To help the people of western North Carolina improve their lives through research and education related to agriculture, the environment, the family, and community.
The Mountain Horticultural Crops Research and Extension Center is broadly recognized throughout the world as a premier education and research facility. It is a dynamic center of professionals working to strengthen and improve agricultural industries, families, and communities.
A Brief History
North Carolina State University has maintained a high level of visibility in western North Carolina for over a century. In 1905, a tract of land, located twelve miles west of Hendersonville, was purchased for horticultural research. Throughout the early 1900s, branch stations were located in western North Carolina, although records are lost for much of the period.
Around 1949, what is now known as the Mountain Horticultural Crops Research Station was started on leased land in the Mills River valley. A permanent station was established in 1959 to serve the developing horticulture industry in the mountain sections of North Carolina. A beginning faculty of an entomologist, a soil scientist, a plant pathologist, a horticulturist and a pomologist were assigned to the station.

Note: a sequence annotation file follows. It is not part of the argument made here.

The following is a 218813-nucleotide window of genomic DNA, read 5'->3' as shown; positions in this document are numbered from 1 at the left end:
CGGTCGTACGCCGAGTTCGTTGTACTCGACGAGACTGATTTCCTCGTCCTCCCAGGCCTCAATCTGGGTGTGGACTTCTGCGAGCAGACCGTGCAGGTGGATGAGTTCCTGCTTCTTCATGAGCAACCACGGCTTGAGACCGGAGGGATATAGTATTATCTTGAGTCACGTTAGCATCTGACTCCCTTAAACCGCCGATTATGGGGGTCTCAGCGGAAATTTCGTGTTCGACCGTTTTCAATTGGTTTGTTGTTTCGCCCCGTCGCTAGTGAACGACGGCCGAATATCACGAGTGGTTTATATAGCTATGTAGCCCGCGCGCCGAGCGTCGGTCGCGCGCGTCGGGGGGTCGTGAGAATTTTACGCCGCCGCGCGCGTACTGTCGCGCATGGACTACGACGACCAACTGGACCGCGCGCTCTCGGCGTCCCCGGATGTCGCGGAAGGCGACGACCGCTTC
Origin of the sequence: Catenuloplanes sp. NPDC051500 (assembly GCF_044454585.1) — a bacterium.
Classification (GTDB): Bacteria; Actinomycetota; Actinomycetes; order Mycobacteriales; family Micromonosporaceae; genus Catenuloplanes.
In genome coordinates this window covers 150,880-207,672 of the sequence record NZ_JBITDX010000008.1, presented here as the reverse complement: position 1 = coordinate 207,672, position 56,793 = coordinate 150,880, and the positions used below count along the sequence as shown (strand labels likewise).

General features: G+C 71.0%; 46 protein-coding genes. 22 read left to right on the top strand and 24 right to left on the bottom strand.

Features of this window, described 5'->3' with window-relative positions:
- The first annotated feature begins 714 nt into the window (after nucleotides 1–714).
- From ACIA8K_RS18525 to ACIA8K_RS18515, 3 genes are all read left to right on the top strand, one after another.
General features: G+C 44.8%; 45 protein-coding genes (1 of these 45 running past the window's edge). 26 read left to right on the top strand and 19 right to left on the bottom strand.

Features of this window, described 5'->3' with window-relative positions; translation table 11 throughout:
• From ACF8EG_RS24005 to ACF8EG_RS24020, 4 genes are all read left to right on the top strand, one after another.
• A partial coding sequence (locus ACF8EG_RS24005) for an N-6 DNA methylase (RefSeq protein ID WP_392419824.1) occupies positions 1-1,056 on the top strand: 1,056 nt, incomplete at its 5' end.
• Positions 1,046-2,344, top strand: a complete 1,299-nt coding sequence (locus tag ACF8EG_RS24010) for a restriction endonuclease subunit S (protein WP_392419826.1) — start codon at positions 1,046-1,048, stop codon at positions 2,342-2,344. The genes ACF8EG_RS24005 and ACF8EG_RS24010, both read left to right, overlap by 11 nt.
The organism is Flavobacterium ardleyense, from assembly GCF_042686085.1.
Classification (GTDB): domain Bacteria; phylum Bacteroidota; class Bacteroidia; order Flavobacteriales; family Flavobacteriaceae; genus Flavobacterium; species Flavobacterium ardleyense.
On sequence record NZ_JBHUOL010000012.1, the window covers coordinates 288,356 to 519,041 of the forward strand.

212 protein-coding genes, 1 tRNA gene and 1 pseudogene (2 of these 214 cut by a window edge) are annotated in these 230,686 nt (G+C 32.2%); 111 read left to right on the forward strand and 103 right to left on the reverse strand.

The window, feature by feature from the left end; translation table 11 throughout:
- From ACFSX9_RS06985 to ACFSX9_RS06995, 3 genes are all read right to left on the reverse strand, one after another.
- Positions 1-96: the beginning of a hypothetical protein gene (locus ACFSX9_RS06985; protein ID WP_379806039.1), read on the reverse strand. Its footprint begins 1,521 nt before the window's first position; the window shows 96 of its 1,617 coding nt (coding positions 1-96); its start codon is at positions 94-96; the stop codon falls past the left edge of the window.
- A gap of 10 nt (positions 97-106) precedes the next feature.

In 1985 the North Carolina State Legislature appropriated money to establish the Mountain Horticultural Crops Research and Extension Center to be built adjacent to the Mountain Horticultural Crops Research Station. Construction on the 23,500 sq. ft. facility, comprised of 5 laboratories, office space and a 200 seat auditorium, was completed in 1987. The working staff includes NCSU faculty representing the College of Agriculture and Life Sciences, College of Natural Resouces, and the West and North-Central Districts of the NC Cooperative Extension, as well as a support staff of technicians, administrative assistants, and IT and building maintenance coordinators.
Horticultural Crops Research & Extension Center
455 Research Drive
Mills River, NC 28759
Phone: 828-684-3562 ~ Fax: 828-684-8715
Maintained by: Bryan A. Konsler
Updated August 11, 2011